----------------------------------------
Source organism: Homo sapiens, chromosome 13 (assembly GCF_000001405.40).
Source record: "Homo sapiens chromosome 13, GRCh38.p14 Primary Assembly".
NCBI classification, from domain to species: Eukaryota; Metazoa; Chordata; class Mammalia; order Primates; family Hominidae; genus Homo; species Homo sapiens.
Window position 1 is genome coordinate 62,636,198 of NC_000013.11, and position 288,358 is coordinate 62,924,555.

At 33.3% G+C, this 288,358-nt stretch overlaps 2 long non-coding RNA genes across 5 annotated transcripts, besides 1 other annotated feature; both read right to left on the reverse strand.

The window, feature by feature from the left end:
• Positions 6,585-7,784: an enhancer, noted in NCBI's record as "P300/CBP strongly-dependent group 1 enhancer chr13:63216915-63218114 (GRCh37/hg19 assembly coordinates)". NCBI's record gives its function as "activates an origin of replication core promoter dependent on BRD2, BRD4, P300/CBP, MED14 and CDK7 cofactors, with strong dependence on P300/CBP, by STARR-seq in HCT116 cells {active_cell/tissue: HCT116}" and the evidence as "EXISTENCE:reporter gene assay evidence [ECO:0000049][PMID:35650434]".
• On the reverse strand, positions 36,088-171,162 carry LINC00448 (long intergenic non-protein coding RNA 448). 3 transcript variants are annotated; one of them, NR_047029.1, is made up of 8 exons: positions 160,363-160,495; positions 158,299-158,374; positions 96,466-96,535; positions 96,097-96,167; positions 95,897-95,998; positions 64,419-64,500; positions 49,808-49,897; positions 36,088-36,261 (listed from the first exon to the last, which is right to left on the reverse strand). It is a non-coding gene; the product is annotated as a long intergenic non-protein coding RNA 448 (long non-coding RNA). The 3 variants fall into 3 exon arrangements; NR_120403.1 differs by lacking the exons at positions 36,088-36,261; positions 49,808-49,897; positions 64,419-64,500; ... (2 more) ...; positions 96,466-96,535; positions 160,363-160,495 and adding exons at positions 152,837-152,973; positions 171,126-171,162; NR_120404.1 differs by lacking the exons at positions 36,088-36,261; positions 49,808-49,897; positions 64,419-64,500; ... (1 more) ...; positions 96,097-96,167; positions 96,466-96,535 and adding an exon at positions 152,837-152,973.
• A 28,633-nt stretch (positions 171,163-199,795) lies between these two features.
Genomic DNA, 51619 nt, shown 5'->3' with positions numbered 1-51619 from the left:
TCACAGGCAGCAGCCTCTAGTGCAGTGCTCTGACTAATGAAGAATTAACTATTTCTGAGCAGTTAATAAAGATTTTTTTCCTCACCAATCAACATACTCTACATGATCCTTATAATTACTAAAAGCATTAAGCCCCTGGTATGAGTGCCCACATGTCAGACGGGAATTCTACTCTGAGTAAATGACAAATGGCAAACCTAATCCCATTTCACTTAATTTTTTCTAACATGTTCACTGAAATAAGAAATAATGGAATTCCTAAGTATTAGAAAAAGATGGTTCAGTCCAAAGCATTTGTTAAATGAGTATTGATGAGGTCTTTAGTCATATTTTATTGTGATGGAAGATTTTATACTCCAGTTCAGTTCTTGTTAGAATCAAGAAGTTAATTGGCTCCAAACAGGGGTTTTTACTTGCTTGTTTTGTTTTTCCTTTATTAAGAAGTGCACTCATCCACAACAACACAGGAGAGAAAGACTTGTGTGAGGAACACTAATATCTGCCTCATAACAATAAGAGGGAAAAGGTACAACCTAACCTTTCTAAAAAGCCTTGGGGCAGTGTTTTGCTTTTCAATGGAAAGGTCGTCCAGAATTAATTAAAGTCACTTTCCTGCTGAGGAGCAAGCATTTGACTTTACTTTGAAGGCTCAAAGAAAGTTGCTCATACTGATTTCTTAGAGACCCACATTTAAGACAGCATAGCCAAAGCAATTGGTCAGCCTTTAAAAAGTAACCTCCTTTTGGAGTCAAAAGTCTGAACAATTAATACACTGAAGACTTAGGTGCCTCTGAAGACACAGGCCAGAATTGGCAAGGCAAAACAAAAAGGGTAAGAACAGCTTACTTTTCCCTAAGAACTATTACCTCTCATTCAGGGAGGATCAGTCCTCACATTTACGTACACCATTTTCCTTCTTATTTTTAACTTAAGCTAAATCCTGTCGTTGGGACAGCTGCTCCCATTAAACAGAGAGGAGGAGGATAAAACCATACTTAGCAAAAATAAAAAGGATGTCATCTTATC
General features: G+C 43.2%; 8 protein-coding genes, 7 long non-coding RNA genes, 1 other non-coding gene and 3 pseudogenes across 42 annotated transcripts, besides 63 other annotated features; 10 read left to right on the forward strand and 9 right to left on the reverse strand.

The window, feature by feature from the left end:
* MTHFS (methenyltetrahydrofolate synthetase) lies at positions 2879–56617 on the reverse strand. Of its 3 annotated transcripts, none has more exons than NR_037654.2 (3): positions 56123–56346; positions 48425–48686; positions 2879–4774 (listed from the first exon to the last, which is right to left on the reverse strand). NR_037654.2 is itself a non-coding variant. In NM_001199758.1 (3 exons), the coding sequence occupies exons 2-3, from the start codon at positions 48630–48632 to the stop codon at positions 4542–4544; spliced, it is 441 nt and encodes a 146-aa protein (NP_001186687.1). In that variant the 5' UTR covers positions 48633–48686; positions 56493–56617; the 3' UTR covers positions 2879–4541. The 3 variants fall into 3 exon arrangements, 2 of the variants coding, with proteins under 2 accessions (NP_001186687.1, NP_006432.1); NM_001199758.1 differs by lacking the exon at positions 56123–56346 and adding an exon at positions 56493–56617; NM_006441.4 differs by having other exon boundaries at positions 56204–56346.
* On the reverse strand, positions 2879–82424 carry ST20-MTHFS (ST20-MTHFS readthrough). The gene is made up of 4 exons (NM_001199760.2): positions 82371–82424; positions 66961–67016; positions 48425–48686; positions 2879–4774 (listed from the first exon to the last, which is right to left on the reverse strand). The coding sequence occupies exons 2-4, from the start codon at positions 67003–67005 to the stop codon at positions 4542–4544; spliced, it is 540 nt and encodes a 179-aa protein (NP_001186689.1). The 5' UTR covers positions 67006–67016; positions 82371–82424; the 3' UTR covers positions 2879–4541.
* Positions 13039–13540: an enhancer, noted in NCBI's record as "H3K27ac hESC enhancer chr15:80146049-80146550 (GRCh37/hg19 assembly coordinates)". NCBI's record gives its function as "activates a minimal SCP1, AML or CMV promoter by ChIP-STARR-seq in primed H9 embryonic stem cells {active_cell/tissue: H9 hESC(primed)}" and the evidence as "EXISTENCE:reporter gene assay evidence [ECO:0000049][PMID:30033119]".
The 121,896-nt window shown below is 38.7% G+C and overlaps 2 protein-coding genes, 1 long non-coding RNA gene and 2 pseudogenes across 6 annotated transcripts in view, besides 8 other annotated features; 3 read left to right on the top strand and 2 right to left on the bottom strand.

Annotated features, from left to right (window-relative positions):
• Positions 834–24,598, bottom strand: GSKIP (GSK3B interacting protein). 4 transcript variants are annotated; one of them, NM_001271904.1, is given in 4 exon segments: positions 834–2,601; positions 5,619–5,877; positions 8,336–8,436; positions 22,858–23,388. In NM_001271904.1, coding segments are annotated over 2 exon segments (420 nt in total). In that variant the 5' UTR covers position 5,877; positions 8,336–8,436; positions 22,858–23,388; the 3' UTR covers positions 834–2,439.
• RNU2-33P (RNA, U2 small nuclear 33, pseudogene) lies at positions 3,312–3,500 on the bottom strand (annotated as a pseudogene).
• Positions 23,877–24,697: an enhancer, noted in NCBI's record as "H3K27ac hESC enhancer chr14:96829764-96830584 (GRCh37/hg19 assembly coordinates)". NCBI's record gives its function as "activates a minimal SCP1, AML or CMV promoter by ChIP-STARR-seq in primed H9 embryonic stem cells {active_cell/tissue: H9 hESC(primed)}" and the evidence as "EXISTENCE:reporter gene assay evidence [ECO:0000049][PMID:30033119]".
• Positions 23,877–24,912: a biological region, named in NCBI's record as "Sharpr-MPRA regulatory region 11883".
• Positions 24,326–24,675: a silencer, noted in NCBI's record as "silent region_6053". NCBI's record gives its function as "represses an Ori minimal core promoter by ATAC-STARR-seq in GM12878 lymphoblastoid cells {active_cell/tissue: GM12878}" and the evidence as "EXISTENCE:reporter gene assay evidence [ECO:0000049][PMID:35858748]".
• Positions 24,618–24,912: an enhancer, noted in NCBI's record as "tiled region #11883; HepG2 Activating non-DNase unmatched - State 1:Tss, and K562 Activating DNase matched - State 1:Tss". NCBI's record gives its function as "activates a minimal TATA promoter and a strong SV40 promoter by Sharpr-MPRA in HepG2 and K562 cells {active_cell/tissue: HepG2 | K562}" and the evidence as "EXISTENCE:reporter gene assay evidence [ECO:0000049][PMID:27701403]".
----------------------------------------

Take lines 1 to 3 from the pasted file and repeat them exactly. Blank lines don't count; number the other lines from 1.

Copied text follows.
Source organism: Homo sapiens, chromosome 13 (assembly GCF_000001405.40).
Source record: "Homo sapiens chromosome 13, GRCh38.p14 Primary Assembly".
NCBI classification, from domain to species: Eukaryota; Metazoa; Chordata; class Mammalia; order Primates; family Hominidae; genus Homo; species Homo sapiens.